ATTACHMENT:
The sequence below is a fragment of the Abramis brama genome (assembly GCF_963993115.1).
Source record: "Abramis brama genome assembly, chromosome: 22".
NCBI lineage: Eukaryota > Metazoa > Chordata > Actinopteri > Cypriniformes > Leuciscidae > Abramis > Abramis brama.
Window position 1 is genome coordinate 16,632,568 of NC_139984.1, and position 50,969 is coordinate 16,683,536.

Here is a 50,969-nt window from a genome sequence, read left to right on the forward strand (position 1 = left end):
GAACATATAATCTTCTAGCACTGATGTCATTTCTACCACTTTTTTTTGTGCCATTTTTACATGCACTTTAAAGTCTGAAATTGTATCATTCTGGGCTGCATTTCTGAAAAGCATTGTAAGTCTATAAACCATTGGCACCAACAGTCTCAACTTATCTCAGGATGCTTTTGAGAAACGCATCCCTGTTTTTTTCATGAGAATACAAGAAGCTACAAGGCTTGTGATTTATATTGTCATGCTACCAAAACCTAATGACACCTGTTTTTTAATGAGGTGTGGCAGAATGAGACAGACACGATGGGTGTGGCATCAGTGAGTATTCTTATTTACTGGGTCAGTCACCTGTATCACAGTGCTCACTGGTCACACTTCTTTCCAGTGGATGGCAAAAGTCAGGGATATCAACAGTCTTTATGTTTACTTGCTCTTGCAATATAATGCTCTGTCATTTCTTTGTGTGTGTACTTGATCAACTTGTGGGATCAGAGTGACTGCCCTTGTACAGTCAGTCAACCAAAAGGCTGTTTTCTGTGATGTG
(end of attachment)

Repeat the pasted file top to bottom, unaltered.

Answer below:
The sequence below is a fragment of the Abramis brama genome (assembly GCF_963993115.1).
Source record: "Abramis brama genome assembly, chromosome: 22".
NCBI lineage: Eukaryota > Metazoa > Chordata > Actinopteri > Cypriniformes > Leuciscidae > Abramis > Abramis brama.
Window position 1 is genome coordinate 16,632,568 of NC_139984.1, and position 50,969 is coordinate 16,683,536.

Here is a 50,969-nt window from a genome sequence, read left to right on the forward strand (position 1 = left end):
GAACATATAATCTTCTAGCACTGATGTCATTTCTACCACTTTTTTTTGTGCCATTTTTACATGCACTTTAAAGTCTGAAATTGTATCATTCTGGGCTGCATTTCTGAAAAGCATTGTAAGTCTATAAACCATTGGCACCAACAGTCTCAACTTATCTCAGGATGCTTTTGAGAAACGCATCCCTGTTTTTTTCATGAGAATACAAGAAGCTACAAGGCTTGTGATTTATATTGTCATGCTACCAAAACCTAATGACACCTGTTTTTTAATGAGGTGTGGCAGAATGAGACAGACACGATGGGTGTGGCATCAGTGAGTATTCTTATTTACTGGGTCAGTCACCTGTATCACAGTGCTCACTGGTCACACTTCTTTCCAGTGGATGGCAAAAGTCAGGGATATCAACAGTCTTTATGTTTACTTGCTCTTGCAATATAATGCTCTGTCATTTCTTTGTGTGTGTACTTGATCAACTTGTGGGATCAGAGTGACTGCCCTTGTACAGTCAGTCAACCAAAAGGCTGTTTTCTGTGATGTG